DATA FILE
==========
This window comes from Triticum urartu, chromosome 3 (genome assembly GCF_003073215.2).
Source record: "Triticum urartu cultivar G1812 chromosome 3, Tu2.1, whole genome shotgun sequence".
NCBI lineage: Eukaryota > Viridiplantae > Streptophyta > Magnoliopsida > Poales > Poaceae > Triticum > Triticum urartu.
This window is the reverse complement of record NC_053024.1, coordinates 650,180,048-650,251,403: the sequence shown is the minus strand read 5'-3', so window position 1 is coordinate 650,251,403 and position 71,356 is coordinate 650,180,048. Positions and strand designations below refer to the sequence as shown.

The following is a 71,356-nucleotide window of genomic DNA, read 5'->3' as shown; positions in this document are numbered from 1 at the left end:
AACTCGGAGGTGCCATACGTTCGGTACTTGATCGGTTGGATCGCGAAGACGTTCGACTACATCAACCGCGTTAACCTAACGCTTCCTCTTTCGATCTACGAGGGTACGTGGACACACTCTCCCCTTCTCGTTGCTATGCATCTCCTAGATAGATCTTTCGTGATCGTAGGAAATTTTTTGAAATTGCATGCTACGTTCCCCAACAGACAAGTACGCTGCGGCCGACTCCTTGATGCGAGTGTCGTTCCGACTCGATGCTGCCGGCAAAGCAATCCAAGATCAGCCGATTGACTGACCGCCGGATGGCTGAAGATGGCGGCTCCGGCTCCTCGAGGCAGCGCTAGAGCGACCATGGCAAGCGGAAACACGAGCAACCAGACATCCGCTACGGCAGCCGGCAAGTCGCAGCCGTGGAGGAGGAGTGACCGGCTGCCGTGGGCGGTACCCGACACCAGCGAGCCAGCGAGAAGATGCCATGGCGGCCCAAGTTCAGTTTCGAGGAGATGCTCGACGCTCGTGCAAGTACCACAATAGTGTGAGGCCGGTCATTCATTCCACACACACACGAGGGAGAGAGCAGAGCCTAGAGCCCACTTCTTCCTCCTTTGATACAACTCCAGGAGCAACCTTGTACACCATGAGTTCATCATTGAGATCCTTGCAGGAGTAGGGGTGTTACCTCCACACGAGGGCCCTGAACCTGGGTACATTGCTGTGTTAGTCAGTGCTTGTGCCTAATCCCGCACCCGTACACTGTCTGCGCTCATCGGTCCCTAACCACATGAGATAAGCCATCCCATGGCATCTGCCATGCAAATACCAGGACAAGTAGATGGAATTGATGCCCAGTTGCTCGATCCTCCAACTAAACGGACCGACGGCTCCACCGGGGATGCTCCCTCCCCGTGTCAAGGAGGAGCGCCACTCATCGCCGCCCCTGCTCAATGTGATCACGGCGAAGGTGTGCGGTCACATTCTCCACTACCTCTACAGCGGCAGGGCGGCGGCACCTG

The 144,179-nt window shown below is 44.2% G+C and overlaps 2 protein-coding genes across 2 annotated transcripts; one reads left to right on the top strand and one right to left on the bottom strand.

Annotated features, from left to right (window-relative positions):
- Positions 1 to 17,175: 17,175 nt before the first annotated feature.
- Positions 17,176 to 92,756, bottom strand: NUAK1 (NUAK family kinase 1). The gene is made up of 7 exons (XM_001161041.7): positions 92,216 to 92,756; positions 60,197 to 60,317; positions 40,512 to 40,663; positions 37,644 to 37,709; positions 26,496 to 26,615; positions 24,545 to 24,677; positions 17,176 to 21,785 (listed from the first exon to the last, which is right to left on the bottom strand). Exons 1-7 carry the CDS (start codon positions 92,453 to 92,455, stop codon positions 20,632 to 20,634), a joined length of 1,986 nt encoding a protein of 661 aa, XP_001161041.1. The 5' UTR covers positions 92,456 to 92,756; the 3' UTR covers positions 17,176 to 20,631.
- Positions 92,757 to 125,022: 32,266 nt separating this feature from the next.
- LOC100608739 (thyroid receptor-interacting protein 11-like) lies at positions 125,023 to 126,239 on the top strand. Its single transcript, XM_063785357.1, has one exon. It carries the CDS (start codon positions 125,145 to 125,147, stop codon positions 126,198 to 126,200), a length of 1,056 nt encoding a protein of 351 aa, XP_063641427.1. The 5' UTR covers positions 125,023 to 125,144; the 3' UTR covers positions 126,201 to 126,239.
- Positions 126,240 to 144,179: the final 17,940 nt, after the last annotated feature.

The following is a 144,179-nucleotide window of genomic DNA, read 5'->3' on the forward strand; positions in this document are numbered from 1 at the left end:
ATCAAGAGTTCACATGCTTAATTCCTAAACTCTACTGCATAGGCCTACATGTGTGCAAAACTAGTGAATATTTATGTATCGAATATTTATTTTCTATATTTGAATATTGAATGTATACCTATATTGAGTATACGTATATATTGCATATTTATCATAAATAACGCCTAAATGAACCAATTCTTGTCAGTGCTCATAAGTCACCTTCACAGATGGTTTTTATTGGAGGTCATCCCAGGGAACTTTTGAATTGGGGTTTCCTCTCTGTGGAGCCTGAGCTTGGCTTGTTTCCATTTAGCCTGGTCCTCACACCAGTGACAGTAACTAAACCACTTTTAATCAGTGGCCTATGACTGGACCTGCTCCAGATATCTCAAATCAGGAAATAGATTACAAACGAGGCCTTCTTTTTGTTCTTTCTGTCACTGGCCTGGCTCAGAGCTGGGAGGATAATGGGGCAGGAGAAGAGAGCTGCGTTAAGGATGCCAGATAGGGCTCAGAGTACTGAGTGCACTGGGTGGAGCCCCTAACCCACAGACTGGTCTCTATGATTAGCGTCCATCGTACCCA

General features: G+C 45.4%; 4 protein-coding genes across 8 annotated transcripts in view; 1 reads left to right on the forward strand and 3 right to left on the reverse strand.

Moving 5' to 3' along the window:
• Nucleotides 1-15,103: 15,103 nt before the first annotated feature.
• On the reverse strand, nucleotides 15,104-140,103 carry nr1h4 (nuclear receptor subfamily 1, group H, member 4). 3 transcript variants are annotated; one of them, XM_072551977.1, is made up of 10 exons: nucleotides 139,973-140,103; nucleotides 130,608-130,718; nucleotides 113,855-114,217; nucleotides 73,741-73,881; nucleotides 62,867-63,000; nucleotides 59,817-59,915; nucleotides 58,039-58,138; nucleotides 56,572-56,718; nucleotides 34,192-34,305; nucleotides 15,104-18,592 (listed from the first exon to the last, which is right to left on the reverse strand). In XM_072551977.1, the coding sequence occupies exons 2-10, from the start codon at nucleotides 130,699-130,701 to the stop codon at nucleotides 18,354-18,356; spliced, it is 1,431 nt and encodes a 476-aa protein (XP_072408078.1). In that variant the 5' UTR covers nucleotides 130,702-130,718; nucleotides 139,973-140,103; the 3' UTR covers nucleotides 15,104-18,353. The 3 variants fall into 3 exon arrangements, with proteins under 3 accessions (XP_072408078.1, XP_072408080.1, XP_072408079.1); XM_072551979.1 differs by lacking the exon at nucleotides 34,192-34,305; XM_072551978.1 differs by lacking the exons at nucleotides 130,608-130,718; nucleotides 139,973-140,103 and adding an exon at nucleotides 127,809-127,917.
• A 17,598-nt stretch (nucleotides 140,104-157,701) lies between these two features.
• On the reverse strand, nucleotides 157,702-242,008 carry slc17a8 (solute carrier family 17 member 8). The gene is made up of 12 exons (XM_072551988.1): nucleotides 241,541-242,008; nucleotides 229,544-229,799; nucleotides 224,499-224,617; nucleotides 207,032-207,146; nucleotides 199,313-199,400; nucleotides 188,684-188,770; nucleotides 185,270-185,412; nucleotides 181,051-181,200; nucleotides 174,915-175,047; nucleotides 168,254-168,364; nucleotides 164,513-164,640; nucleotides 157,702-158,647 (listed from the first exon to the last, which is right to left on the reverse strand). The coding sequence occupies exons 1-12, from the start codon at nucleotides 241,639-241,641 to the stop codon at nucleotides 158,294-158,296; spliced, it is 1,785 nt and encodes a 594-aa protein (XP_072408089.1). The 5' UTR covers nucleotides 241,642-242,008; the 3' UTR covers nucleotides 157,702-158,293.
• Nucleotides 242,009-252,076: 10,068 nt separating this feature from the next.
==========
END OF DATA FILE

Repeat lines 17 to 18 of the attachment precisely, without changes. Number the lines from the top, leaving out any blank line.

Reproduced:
Moving 5' to 3' along the window:
• Nucleotides 1-15,103: 15,103 nt before the first annotated feature.